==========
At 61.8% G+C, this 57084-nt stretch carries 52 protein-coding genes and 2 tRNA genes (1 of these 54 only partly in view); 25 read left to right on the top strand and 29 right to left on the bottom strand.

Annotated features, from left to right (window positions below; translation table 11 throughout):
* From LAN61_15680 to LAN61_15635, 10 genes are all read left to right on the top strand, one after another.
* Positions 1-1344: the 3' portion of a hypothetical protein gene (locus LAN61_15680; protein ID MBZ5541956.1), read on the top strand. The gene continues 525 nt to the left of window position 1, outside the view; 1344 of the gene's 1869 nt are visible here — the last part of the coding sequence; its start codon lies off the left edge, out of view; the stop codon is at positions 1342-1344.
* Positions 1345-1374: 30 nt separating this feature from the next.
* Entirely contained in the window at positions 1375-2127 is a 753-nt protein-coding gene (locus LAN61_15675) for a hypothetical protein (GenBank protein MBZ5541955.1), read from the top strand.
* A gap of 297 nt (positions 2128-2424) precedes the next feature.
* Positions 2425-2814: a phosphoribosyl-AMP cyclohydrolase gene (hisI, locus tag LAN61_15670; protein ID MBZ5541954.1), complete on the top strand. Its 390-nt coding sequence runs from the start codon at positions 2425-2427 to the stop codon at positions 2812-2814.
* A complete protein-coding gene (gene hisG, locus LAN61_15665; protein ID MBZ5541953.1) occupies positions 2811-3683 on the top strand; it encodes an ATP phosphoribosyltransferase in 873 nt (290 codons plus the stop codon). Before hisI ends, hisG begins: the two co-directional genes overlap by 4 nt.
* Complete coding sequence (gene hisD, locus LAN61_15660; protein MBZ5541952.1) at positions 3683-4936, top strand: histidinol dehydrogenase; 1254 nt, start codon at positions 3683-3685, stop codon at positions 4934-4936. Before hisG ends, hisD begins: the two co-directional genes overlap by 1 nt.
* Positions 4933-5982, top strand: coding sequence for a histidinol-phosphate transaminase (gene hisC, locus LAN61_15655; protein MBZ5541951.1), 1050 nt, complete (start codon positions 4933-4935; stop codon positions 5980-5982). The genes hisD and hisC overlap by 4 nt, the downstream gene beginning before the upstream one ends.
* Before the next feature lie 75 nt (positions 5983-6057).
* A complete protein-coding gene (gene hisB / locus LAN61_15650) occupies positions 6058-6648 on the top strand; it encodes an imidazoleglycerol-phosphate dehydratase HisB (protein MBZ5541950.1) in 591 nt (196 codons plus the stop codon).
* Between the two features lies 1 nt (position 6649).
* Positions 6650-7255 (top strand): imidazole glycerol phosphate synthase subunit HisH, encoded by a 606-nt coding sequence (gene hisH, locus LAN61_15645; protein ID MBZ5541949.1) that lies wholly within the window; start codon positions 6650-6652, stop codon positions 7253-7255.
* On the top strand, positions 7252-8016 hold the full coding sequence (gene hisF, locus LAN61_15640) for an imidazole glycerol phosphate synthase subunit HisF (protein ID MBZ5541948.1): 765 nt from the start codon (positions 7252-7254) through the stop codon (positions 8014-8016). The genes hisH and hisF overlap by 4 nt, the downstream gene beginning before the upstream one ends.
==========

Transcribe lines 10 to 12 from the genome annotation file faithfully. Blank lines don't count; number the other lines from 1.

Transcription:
* Complete coding sequence (gene hisD, locus LAN61_15660; protein MBZ5541952.1) at positions 3683-4936, top strand: histidinol dehydrogenase; 1254 nt, start codon at positions 3683-3685, stop codon at positions 4934-4936. Before hisG ends, hisD begins: the two co-directional genes overlap by 1 nt.
* Positions 4933-5982, top strand: coding sequence for a histidinol-phosphate transaminase (gene hisC, locus LAN61_15655; protein MBZ5541951.1), 1050 nt, complete (start codon positions 4933-4935; stop codon positions 5980-5982). The genes hisD and hisC overlap by 4 nt, the downstream gene beginning before the upstream one ends.
* Before the next feature lie 75 nt (positions 5983-6057).